Monday, October 2, 2023

Physician associates in the NHS

  1. Rebecca Rosen, senior clinical fellow,
  2. William Palmer, senior fellow
  1. Nuffield Trust, London, UK
  1. Correspondence to: R Rosen Rebecca.Rosen{at}

Strengthening safety and trust in a changing clinical workforce

Physician associates, also known as physician assistants, have become an established part of the healthcare workforce in many countries. They undertake varied clinical functions in both hospitals and primary care,1 and, at a time of global physician shortages, are intended to help meet rising demand for care.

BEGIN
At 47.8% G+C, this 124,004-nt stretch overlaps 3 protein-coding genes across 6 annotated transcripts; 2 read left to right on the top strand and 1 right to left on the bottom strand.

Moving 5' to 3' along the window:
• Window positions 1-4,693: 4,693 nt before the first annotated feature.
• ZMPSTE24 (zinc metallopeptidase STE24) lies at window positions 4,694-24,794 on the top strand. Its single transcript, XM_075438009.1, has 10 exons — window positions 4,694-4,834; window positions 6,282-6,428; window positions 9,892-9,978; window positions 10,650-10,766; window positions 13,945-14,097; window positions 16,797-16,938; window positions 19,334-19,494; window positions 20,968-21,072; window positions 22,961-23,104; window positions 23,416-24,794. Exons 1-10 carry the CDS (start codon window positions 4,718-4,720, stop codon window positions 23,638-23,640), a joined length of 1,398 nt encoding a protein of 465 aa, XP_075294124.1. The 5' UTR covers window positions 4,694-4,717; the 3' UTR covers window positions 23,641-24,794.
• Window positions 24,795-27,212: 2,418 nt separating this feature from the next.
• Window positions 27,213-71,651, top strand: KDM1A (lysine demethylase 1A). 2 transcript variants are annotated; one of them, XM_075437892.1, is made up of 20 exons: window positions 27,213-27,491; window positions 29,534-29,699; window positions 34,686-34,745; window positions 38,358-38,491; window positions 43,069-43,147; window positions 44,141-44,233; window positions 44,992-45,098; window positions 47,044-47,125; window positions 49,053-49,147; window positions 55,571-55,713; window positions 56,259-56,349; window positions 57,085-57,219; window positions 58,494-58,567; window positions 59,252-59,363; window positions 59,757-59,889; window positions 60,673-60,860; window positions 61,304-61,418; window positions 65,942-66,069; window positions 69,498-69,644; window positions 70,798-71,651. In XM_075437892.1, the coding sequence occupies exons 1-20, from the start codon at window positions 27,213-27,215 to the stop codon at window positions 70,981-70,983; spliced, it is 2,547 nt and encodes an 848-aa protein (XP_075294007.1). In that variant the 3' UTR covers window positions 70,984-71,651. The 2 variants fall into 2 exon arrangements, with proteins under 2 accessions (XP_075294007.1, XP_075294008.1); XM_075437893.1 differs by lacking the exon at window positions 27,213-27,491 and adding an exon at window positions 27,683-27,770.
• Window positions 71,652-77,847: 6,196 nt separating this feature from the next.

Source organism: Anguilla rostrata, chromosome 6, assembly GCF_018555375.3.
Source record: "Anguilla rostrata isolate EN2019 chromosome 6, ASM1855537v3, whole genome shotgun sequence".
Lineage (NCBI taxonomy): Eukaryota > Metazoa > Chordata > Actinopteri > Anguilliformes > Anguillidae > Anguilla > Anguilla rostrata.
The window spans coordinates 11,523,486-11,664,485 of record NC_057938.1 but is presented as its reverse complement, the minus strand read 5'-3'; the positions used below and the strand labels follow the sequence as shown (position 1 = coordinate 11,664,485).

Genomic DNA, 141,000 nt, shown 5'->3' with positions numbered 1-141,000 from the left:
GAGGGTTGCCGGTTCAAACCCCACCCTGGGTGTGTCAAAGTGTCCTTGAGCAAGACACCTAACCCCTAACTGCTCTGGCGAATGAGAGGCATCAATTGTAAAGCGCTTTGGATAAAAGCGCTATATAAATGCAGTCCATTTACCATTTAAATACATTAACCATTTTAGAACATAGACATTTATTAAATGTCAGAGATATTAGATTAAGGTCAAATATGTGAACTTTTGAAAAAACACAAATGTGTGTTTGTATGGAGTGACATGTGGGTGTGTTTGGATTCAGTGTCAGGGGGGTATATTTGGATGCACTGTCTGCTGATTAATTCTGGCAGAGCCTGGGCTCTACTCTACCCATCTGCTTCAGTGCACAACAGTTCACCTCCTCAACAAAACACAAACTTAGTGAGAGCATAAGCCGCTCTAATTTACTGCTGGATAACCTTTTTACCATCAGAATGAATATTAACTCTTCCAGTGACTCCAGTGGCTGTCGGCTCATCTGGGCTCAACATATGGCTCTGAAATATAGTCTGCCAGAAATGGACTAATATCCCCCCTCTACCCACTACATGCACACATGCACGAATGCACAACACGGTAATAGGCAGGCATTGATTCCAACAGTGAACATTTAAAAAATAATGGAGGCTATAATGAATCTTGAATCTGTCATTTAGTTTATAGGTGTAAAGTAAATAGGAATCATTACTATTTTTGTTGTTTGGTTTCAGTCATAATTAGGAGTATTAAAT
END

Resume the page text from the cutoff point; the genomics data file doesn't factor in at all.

Research from the US, UK, and elsewhere has suggested that physician associates can deliver safe, cost effective care.2 But their use in primary care in England is under intense scrutiny following the case of 30 year old Emily Chesterton, who died after a physician associate failed to diagnose and treat her deep vein thrombosis and pulmonary embolus at two consultations and did not seek advice from a doctor.3 Deployment, scope of practice, and supervision of physician associates continue to vary widely in this currently unregulated role. How then to ensure quality and …

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